Decency is at a discount
Will the word 'politician' ever become synonymous with 'gentleman' in India? Sujata Anandan asks in her weekly column.columns Updated: Mar 28, 2013 16:00 IST
In one of the many informal chats we have had over the years, my good friend Sanjay Nirupam once spoke to me in utter astonishment about a discovery that he had made about his party president, Sonia Gandhi. Nirupam, who was a journalist before he entered politics, had first joined the Shiv Sena and developed a typical aggressive style. This style--he still carries some remnants of it--went against him when he tried to join the Congress with some partymen putting up a stiff resistance.
While he was with the Sena, he had made some uncharitable remarks about the Congress leadership. Nirupam, perhaps, expected that those indiscretions in the Sena might get in the way of his career in the Congress but he did end up getting a ticket for the 2009 Lok Sabha polls and has now become a formidable Congress candidate from his Bombay North constituency. So Nirupam was taken aback to discover that he had been "forgiven" by Gandhi for his earlier indiscretions and exclaimed, "Yeh Gandhi parivar bada dayalu hai ("The Gandhi family is very generous!")
When I asked him to explain, he pointed to a particular old and infirm minister in the UPA 1 and said: "What is his contribution to the Cabinet? But Soniaji keeps in mind what he meant to the Congress and does not put him out to pasture as most other parties would have done." (That rather reminded me of the BJP's LK Advani whom his partymen are seeking to retire even before he is ready for it.) Nirupam was also impressed by the fact that Gandhi chooses to ignore personal abuse and does not hit back or seek revenge.
He should know. For Nirupam came to the Congress from a party known for its aggression and violence and had a leader not known for sweetness or lightness in criticism of, well, his critics: Bal Thackeray was ever full of venom and the most obscene and personal abuses against his perceived enemies.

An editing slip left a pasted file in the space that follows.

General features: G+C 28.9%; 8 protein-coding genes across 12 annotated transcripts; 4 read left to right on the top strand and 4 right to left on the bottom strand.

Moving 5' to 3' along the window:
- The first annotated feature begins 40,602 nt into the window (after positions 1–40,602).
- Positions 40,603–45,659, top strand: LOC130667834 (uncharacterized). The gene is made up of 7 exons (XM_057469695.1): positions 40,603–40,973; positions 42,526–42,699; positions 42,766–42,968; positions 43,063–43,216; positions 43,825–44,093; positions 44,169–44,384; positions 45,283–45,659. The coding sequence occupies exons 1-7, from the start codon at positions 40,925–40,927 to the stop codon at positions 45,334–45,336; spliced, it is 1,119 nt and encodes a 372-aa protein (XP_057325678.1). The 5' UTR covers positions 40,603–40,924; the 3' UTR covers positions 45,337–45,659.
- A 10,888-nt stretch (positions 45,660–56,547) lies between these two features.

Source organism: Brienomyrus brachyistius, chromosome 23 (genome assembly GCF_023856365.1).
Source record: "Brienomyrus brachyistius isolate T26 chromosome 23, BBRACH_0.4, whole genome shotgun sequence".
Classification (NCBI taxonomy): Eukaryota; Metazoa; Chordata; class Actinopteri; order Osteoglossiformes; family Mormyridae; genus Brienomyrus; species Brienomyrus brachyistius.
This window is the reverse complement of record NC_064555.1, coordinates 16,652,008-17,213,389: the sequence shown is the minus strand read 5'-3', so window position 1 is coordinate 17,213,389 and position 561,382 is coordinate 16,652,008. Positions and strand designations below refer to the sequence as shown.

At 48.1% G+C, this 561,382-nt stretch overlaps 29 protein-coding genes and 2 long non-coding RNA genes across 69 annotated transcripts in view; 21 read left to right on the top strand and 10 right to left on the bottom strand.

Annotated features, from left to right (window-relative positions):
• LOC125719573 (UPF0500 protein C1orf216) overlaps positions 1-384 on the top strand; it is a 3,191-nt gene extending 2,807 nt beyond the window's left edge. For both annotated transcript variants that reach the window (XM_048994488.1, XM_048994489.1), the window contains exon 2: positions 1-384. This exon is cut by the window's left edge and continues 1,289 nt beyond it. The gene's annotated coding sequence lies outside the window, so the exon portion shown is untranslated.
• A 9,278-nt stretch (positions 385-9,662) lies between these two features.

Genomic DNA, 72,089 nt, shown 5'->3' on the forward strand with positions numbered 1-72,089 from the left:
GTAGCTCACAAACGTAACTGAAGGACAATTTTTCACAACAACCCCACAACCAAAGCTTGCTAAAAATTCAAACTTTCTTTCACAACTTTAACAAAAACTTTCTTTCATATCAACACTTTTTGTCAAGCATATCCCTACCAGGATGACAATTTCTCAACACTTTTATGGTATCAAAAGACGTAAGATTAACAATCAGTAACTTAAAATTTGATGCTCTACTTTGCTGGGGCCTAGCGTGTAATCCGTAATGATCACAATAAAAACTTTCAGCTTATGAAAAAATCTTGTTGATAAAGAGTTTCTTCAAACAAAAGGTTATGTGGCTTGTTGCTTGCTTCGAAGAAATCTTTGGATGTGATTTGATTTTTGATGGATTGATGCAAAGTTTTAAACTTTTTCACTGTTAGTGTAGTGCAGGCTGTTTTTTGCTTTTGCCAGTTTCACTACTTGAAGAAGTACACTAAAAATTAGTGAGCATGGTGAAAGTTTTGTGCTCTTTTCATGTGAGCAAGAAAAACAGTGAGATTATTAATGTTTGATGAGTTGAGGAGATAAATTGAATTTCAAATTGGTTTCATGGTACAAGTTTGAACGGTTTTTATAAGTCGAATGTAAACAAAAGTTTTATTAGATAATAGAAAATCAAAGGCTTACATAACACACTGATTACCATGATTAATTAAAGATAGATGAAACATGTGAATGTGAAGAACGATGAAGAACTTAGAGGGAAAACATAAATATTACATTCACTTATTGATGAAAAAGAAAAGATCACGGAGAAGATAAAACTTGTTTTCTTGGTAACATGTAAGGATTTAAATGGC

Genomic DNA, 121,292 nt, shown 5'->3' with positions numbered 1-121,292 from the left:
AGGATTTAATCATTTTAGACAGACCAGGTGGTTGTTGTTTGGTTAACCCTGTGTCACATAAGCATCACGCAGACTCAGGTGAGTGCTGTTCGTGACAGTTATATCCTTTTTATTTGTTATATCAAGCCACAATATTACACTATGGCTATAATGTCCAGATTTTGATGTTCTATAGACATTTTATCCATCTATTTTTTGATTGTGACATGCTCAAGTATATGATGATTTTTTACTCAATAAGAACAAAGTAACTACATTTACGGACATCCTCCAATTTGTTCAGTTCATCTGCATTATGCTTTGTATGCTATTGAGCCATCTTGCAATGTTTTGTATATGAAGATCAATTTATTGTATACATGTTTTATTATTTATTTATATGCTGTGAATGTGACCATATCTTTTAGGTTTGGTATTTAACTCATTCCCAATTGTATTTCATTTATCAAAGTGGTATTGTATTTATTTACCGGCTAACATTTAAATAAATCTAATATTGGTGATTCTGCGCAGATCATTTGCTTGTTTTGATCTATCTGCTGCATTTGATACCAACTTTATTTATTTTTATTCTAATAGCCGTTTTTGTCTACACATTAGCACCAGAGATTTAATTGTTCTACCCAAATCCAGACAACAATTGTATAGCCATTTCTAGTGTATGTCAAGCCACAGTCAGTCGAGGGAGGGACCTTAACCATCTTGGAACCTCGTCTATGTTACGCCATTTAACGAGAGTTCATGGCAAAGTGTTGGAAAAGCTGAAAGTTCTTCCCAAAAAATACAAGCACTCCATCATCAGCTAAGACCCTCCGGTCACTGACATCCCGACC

The Gandhi and the Congress' style of functioning was also more genteel: the late Sunil Dutt chose to go to court to get an apology from Nirupam for heaping abuses upon him during the 2004 Lok Sabha polls; under similar circumstances, Thackeray would have dispatched goons to beat up his tormentor. While a court case is a lasting irritant, it is also an example of the gentlemanly behaviour of most Congressmen as opposed to Gujarat chief minister Narendra Modi referring to Sonia Gandhi in unflattering terms in 2004 as a Jersey cow and to Rahul Gandhi as her hybrid calf. That was something, again, the Congress president chose to ignore even as Congressmen burst an artery wondering how to get back at Modi. "I don't care," Sonia had told journalists in Solapur soon after. "This kind of thing only earns me the sympathies of the people."
Even Shashi Tharoor reacted in the same way when his wife was described as a multi-crore girtlfriend. The Tharoors' reaction was in sharp contrast to the uncouth Modi's. Even some BJP men had told me then that they disapproved of Modi's language, indeed many even openly sympathised with Tharoor.
So I agreed with political activist and former member of the Bombay University Senate, Tushar Jagtap, when he recently told me, in the context of the kind of violence indulged in by Raj Thackeray and his Maharashtra Navnirman Sena - thankfully Uddhav Thackeray's gentlemanly demeanour has kept the Sena on a leash - that the future in this country belongs only to the gentleman (and well-behaved lady) politician. Raj, whose goons once again went on the rampage in Bombay on Sunday, gives Maharashtrians a bad name and Jagtap was concerned at how people of the state might be perceived outside Maharashtra.
"The media explosion hides none of their warts these days and particularly the younger generation wants their leaders to be decent. Soon there will be no room in this country for goons among the politicians."
I hope he is right - considering that even Uttar Pradesh recently said 'enough is enough' to a certified goonda and had him booted out of the government. I hope Maharashtra sees no more legislators who beat up policemen doing their duty and the word 'politician' soon becomes synonymous with 'gentleman' rather than with 'goonda'.
Is that too much to hope for? Thought so, too!
(The views expressed are personal. You can write to the writer at firstname.lastname@example.org .)